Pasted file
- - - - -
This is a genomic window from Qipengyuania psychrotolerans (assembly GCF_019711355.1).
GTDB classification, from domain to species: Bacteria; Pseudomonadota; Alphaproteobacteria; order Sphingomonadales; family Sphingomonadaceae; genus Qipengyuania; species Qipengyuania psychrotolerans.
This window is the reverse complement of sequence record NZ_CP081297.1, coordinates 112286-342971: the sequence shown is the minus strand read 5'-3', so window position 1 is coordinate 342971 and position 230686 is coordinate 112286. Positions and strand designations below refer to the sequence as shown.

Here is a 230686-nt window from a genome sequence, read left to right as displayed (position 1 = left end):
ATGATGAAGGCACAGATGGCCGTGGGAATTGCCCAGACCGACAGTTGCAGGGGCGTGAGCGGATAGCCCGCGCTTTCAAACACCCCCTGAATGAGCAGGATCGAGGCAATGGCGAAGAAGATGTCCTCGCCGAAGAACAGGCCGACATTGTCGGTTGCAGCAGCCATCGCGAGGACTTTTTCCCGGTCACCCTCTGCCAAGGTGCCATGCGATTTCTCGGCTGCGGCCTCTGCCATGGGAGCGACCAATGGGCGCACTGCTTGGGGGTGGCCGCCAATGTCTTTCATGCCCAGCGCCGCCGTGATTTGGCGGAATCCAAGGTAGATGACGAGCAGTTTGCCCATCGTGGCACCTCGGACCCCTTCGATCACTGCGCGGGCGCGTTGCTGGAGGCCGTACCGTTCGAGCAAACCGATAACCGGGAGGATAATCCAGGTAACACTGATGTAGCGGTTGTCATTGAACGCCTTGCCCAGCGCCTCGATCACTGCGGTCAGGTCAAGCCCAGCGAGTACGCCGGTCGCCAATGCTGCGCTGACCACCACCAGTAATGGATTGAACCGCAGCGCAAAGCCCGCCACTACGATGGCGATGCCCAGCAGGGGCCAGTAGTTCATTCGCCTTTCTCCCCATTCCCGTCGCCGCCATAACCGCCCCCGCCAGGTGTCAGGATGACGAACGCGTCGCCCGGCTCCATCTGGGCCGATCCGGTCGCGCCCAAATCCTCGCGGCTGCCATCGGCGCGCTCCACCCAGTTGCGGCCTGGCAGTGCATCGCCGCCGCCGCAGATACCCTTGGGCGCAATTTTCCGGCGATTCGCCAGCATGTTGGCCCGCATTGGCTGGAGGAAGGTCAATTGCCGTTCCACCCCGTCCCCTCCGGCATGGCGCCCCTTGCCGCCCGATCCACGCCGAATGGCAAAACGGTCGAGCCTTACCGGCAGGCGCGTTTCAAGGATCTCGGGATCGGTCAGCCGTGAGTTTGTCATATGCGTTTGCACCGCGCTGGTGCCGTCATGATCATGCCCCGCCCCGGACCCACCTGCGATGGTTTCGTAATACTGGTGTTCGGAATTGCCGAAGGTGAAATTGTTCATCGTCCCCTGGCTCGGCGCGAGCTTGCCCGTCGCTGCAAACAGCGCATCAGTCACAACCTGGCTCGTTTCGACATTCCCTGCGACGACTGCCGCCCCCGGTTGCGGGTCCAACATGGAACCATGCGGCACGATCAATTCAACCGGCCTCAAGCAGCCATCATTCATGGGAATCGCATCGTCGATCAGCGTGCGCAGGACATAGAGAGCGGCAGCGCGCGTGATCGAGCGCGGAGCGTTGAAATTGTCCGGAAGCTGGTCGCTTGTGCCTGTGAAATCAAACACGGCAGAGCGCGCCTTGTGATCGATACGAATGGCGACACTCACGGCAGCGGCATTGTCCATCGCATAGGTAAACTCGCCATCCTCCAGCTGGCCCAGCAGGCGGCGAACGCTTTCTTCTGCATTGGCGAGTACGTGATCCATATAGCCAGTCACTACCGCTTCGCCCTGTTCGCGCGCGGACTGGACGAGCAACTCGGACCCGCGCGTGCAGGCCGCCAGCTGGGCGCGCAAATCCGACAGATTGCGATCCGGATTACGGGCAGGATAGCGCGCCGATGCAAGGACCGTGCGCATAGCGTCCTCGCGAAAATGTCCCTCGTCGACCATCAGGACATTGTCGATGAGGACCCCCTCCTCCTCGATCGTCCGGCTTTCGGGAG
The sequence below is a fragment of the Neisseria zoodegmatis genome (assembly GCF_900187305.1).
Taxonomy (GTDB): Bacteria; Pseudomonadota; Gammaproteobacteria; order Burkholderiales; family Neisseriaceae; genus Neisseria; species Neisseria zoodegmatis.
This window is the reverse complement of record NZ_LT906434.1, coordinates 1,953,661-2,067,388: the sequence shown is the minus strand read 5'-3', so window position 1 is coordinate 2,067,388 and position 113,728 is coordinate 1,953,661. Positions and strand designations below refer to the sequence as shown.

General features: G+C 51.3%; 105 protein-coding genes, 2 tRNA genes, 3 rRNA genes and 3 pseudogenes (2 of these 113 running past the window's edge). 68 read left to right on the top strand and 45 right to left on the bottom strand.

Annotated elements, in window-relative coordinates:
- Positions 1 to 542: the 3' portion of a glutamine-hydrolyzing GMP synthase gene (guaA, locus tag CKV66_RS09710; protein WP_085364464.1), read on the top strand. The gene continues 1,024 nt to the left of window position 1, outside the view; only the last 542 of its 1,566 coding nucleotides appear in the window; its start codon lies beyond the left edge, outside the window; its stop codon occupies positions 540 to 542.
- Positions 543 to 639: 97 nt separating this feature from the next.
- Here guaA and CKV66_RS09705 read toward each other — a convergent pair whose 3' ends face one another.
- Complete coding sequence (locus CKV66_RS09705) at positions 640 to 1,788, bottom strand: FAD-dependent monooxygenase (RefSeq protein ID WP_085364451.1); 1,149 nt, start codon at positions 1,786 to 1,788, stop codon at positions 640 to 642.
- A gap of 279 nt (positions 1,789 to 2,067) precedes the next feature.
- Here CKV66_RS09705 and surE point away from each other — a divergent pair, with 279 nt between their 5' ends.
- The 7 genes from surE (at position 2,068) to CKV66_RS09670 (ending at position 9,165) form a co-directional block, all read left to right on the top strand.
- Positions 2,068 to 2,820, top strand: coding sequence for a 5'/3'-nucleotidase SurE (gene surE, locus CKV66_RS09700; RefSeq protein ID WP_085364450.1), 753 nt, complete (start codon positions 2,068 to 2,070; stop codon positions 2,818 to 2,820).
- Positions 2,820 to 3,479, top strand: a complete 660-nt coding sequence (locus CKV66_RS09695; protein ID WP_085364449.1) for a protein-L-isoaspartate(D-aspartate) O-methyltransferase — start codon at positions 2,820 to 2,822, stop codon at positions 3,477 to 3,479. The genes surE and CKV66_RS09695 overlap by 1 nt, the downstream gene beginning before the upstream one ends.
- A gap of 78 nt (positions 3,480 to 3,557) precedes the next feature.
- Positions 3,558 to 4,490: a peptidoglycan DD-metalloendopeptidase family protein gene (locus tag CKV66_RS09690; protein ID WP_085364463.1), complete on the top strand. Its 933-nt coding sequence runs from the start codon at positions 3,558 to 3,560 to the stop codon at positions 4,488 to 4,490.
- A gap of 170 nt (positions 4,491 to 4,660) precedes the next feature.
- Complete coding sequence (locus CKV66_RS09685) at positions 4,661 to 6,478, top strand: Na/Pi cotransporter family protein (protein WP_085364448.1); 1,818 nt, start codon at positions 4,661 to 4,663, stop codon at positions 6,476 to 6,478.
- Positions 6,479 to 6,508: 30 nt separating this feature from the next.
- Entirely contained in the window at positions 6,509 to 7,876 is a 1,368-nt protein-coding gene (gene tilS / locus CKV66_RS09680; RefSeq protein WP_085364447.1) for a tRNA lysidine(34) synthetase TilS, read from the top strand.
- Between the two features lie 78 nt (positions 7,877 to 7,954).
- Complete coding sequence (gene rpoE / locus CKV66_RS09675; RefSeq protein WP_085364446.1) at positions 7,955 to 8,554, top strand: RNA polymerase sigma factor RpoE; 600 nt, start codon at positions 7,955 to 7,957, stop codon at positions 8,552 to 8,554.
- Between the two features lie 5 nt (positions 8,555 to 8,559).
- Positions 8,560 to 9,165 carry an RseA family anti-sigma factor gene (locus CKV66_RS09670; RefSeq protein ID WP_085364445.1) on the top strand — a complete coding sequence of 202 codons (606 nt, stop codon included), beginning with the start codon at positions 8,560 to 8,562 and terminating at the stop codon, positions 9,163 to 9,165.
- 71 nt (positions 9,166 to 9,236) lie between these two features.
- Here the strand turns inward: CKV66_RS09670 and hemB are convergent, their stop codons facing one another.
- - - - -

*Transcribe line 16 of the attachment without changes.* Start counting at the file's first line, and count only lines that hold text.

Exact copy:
- Here CKV66_RS09705 and surE point away from each other — a divergent pair, with 279 nt between their 5' ends.